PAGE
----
In the second episode of A&E’s Bates Motel, “Nice Town You Picked, Norma”, we begin learning a little more about the Oregon town in which Norma Bates and her son now reside. I hinted last week that for the concept to succeed as a series, we’re going to need other storylines to accompany the development of Norman Bates into a “Psycho” killer.
However, I’m going to flat out state this week that the show needs to pick up the pace in doing so.
Rather than advance any supplemental plots, the episode continues to add to the history of the Bates family. The mystery son mentioned in the pilot appears in the form of Dylan Massett (Max Thieriot), Norma’s child from a previous marriage. He’s going to be trouble for her; he’s suspicious about the death of Mr. Bates and critical of Norma’s relationship with Norman. He’s already been trouble to Norman, provoking a murderous rage from him in the kitchen. (Tip for Dylan: you might not want to call Norman’s mother a whore in front of him.)
Introduced briefly in the pilot, it seems a standout character is going to be a classmate of Norman’s, Emma Decody (Olivia Cooke). Her quirk is that she has Cystic Fibrosis and drags an oxygen tank behind her wherever she goes. She appears in the best scene of this episode as a suspicious (perhaps jealous) Norma asks her, “What is your life expectancy?” Emma is tough, though; the question doesn’t seem to faze her at all.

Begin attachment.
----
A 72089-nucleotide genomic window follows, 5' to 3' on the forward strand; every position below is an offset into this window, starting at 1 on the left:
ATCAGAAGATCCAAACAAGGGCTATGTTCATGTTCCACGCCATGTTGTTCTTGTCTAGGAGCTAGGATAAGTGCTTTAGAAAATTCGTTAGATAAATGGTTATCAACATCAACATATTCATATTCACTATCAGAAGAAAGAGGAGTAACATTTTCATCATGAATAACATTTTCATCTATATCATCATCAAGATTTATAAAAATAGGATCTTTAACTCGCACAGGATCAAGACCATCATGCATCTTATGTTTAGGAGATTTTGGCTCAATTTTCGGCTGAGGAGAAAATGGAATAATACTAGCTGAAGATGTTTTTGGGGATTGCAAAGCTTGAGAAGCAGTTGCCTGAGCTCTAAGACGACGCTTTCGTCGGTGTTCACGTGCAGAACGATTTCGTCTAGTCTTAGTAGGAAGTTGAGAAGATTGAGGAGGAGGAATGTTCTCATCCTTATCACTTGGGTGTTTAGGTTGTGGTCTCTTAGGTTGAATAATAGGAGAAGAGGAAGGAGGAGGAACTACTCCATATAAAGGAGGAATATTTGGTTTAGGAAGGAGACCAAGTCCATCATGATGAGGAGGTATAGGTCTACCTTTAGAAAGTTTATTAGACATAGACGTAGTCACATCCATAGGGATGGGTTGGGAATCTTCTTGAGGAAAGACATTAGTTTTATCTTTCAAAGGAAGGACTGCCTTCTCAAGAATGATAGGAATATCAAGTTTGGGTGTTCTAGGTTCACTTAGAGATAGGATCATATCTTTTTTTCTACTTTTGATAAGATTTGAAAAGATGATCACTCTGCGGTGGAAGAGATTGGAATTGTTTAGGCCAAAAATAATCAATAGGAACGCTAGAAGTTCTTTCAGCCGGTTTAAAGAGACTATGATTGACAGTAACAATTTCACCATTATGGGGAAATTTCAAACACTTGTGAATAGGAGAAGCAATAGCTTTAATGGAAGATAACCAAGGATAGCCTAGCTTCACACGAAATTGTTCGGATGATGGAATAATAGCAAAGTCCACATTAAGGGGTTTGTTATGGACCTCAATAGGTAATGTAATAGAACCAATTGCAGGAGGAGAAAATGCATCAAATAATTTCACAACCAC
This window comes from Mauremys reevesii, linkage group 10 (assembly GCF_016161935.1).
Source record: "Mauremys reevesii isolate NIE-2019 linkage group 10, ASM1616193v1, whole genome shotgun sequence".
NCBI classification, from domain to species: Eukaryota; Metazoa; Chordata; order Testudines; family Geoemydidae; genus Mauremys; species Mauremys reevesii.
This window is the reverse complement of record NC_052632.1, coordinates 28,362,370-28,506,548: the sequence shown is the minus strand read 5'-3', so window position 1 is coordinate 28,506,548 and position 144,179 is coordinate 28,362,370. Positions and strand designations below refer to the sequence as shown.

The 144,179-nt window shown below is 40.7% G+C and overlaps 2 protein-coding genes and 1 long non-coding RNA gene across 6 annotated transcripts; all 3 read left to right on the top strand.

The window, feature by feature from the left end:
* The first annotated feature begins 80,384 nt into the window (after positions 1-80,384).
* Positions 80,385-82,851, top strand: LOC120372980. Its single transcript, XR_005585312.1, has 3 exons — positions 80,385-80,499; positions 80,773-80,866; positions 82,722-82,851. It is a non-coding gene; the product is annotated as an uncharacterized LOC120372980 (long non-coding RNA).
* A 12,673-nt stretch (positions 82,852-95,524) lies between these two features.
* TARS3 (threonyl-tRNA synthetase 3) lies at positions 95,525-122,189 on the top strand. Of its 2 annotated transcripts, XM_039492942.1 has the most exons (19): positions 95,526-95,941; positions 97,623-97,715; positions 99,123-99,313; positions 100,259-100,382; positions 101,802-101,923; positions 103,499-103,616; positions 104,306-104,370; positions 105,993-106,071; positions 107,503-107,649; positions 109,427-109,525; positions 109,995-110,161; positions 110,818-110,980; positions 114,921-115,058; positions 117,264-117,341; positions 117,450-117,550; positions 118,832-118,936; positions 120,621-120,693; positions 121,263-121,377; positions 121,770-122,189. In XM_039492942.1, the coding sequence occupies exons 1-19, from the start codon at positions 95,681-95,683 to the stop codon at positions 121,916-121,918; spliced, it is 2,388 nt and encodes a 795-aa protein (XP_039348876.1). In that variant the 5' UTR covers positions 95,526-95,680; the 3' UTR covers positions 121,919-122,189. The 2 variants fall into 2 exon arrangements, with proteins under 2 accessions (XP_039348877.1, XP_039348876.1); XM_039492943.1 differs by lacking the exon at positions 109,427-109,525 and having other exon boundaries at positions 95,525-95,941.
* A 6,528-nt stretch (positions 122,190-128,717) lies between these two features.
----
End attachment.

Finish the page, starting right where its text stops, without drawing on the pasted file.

My biggest complaint with the episode is that it virtually ignores the final scene of the pilot: a chained girl being injected with a hypodermic needle. The image relates to the book Norman found in one of the motel rooms, which is now referred to as “manga”. There’s a little progression with this angle of the subplot in that Emma believes it’s connected to a specific location in the woods. After investigating with Norman, however, they discover something else entirely.
As Norma becomes friendly with Deputy Zack Shelby (Mike Vogel), he tells her the most yet that we’ve heard about the town. Apparently, its residents can afford to live in million dollar homes, yet all they do for income is own and operate the local shops. He is quite clear with her that it’s best not to question the situation, yet promises her that wrongdoers are “taken care of”. He seems like a wide-eyed innocent, but Sheriff Romero again comes across as a villain. And it turns out he was friends with Keith Summers, the first victim of foul play in the Bates Motel.
I keep getting the impression that Bates Motel wants to be part Twin Peaks, with a strange town and even stranger townsfolk. But I’ve seen Twin Peaks, and Bates Motel is no Twin Peaks. Yet. I still have hope for the series and am going to treat this episode as part two of the pilot. But next week I expect the story to branch out and start focusing on the town. Or at least paint a more intriguing picture of it than it has managed to do so far.